FALL ON ROCK, NUT PULLED OUT, NO HARD HAT
New Mexico, Sandia Mountains
On September 16, Jim Ladd (40) and John Wright (39 had underestimated the time for approaching the South West Ridge route on the Needle (they had left the car at 1100) as they were having a difficult time locating the beginning of the route, elected to start up a gully on the formation to get some climbing in, though they didn’t expect to be able to top out. On leading the first pitch, Ladd encountered what he estimated as a 5.5 mantle onto a ledge. Just as he completed the move, both hands “popped” off the ledge and he fell 12 meters on sloping ground and was held by his belay and a Lowe Tricam. He hit his hip half way down, fracturing it, and sustained other injuries, including a blow to the head, which made his “head spin” for a few minutes after the fall. His companion climbed to his position and then lowered him to a more substantial ledge. After stabilizing Ladd and leaving spare clothes, Wright went for help about 1600. A friend of Ladd’s, Colin Messer, arrived at dusk with food, water, spare clothes and a blanket. Personnel from Albuquerque Mountain Rescue Council, Sandia Search and Rescue and the 1550th Combat Air Crew Rescue School, who had been involved in another rescue that afternoon, began arriving at 1700 with a sleeping bag and medical gear. Rescuers arrived throughout the night with more technical rescue gear. At first light, Ladd was placed in a pair of MAST pants to stabilize his pelvis and loaded into a litter. He was lowered on steep sloping terrain to a site where he was winched into a hovering helicopter from Kirtland Air Force Base and flown to a hospital. (Source: Steven Patchett, Albuquerque Mountain Rescue Council)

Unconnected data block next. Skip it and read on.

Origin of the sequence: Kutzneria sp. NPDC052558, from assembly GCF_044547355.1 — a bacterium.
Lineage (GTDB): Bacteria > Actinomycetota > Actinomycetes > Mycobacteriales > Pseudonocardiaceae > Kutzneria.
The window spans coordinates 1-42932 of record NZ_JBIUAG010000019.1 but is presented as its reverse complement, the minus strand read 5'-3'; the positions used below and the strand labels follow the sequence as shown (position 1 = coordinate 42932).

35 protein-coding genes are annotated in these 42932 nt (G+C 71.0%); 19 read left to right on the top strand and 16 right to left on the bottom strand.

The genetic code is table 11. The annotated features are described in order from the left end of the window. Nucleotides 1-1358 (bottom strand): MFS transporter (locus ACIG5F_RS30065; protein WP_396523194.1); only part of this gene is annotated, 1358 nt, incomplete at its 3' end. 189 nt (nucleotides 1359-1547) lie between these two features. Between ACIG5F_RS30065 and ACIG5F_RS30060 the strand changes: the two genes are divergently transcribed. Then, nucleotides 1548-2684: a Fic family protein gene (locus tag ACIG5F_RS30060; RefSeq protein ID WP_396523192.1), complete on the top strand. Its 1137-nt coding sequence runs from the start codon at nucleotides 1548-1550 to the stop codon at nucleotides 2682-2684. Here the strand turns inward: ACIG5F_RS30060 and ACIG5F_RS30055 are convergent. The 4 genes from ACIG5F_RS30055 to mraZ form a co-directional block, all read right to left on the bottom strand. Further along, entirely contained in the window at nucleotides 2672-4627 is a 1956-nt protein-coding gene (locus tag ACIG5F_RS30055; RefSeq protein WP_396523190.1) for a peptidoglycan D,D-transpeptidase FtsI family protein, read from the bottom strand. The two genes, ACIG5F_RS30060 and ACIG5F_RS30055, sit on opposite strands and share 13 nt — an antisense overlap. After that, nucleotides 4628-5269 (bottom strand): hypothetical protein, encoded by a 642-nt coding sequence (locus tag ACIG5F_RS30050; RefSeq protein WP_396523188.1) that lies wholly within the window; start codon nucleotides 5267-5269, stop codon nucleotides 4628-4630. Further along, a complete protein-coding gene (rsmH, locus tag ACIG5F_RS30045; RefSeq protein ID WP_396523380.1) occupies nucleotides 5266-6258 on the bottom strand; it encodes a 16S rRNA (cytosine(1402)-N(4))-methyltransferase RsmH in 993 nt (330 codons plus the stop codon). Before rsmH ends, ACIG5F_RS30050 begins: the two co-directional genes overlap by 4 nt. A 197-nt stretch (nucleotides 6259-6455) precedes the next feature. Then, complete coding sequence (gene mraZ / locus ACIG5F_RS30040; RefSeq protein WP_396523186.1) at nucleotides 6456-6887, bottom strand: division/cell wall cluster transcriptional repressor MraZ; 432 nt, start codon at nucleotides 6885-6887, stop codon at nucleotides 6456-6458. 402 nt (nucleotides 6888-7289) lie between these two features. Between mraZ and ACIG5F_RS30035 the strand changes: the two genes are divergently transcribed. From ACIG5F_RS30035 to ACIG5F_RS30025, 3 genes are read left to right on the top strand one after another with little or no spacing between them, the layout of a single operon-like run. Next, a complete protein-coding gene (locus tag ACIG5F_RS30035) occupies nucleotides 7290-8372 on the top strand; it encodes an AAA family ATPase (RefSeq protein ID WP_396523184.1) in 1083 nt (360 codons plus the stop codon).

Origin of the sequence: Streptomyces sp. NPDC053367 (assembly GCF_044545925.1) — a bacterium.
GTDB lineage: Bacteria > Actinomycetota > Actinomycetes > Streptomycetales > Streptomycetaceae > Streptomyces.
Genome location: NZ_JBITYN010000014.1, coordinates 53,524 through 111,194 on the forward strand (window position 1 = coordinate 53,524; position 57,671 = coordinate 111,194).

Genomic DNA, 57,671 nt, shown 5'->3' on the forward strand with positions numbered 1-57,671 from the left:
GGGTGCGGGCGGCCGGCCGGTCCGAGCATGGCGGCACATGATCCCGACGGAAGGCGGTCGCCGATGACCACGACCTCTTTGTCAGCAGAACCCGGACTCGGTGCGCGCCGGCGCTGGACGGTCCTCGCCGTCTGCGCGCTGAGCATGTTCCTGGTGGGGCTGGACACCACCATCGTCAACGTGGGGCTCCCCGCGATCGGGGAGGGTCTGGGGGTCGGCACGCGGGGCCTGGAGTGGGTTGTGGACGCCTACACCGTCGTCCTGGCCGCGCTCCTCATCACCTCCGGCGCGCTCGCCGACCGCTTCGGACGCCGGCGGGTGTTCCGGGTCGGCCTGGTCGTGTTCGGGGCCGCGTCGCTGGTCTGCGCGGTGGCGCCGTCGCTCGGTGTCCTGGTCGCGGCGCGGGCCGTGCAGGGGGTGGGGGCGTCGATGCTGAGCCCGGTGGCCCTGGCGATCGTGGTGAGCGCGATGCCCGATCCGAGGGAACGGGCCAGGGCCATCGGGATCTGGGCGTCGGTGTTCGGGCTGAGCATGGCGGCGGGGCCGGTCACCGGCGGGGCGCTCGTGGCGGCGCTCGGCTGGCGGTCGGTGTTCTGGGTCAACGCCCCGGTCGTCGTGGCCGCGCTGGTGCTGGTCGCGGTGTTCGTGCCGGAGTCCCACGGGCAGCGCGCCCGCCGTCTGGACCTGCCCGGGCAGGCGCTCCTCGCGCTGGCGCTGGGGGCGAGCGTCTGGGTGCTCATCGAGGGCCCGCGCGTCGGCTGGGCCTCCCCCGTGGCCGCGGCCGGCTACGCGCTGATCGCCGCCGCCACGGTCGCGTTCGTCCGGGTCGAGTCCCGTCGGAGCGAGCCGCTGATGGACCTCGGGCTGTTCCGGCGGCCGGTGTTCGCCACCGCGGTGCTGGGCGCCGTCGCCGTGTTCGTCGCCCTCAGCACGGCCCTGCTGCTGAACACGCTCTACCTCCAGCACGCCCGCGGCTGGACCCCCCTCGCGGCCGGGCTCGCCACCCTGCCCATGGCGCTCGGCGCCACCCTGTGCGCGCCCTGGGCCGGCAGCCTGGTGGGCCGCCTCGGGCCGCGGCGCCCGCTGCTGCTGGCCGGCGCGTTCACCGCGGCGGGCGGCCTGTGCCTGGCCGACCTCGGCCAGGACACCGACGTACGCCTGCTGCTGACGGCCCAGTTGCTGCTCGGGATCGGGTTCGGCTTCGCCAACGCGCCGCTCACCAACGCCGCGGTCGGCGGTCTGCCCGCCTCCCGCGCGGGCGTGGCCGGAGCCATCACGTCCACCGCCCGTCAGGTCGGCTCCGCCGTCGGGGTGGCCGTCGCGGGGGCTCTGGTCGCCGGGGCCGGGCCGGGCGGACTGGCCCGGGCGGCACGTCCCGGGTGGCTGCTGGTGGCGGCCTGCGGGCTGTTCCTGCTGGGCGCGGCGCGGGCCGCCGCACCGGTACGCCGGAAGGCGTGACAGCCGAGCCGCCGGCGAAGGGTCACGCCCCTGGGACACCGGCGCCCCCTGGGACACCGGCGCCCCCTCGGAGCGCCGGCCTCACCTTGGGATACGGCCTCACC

Ladd stated that he should have protected the move better. Protection closer than three meters away could have prevented the injuries. He also felt that they should have carried more gear for a forced bivy, though that did not contribute to his injuries. Finally, he was very lucky to have suffered only a “spinning” sensation after his head contacted the rock during the fall. A hard hat would have minimized his chances of a serious or fatal head injury.
Ladd was given a prescription pain killer by Messer when he arrived on the scene. Utmost caution should be administered in administering such a drug to a subject with possible head injuries. The dangers of pain killers in such cases outweigh their usefulness and should only be used by medical personnel trained in their use. (Source: Steven Patchett, Albuquerque Mountain Rescue Council)